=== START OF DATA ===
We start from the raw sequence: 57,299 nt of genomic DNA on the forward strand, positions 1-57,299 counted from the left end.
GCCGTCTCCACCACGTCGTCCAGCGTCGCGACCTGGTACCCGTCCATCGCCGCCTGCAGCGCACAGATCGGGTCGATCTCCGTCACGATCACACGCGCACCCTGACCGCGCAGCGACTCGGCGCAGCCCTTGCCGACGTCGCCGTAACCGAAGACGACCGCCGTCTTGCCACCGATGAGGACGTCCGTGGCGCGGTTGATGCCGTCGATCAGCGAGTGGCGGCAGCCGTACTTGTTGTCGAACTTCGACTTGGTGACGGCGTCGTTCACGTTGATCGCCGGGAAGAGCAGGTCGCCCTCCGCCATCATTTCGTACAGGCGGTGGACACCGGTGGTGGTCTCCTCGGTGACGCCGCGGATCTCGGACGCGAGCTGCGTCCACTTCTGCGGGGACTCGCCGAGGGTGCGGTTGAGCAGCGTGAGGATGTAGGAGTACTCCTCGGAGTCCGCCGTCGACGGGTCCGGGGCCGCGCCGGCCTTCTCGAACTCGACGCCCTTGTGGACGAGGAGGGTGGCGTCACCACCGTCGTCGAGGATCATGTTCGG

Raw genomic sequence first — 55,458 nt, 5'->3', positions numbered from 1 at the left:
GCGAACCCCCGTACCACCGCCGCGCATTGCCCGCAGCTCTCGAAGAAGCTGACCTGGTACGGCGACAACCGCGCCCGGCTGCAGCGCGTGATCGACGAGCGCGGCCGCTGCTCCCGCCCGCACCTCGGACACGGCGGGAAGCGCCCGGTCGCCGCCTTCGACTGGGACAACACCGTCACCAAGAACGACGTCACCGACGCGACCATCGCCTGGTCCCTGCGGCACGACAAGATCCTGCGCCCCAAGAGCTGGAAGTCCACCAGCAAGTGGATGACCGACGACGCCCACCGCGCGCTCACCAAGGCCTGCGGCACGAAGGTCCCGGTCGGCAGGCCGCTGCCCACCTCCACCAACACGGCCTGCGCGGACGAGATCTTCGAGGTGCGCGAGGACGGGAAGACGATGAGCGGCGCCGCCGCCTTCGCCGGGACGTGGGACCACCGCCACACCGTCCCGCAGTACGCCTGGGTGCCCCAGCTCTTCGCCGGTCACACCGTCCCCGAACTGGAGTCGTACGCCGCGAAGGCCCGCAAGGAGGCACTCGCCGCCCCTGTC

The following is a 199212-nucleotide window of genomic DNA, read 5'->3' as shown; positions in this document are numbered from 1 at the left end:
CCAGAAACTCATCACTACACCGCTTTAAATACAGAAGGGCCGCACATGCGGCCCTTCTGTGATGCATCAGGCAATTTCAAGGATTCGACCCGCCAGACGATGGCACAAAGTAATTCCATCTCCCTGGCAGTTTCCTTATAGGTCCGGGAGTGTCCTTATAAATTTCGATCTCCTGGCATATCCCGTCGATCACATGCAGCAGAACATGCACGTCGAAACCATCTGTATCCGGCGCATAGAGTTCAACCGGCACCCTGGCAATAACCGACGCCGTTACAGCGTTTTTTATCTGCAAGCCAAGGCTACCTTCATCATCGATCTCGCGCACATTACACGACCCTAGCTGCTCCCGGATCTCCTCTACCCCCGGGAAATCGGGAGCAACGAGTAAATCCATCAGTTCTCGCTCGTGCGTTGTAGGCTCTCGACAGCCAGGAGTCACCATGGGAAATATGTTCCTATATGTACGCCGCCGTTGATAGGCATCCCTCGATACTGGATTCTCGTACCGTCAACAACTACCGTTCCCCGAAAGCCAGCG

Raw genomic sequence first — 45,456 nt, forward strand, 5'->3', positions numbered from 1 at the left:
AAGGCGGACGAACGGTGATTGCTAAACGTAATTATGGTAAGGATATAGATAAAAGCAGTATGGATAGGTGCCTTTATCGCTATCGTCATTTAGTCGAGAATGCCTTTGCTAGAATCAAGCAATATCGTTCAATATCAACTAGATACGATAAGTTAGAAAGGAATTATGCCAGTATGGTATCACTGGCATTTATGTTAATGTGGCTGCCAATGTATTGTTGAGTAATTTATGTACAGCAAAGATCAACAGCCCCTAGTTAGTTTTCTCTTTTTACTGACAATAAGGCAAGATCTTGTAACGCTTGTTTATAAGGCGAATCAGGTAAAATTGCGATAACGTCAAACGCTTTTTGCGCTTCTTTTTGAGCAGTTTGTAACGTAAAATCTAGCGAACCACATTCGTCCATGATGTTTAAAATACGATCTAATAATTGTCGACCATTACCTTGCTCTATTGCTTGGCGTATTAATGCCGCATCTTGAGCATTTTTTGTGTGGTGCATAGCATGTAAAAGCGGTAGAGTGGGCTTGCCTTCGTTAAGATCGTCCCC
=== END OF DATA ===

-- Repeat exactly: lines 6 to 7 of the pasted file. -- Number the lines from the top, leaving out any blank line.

CCAGAAACTCATCACTACACCGCTTTAAATACAGAAGGGCCGCACATGCGGCCCTTCTGTGATGCATCAGGCAATTTCAAGGATTCGACCCGCCAGACGATGGCACAAAGTAATTCCATCTCCCTGGCAGTTTCCTTATAGGTCCGGGAGTGTCCTTATAAATTTCGATCTCCTGGCATATCCCGTCGATCACATGCAGCAGAACATGCACGTCGAAACCATCTGTATCCGGCGCATAGAGTTCAACCGGCACCCTGGCAATAACCGACGCCGTTACAGCGTTTTTTATCTGCAAGCCAAGGCTACCTTCATCATCGATCTCGCGCACATTACACGACCCTAGCTGCTCCCGGATCTCCTCTACCCCCGGGAAATCGGGAGCAACGAGTAAATCCATCAGTTCTCGCTCGTGCGTTGTAGGCTCTCGACAGCCAGGAGTCACCATGGGAAATATGTTCCTATATGTACGCCGCCGTTGATAGGCATCCCTCGATACTGGATTCTCGTACCGTCAACAACTACCGTTCCCCGAAAGCCAGCG

Raw genomic sequence first — 45,456 nt, forward strand, 5'->3', positions numbered from 1 at the left: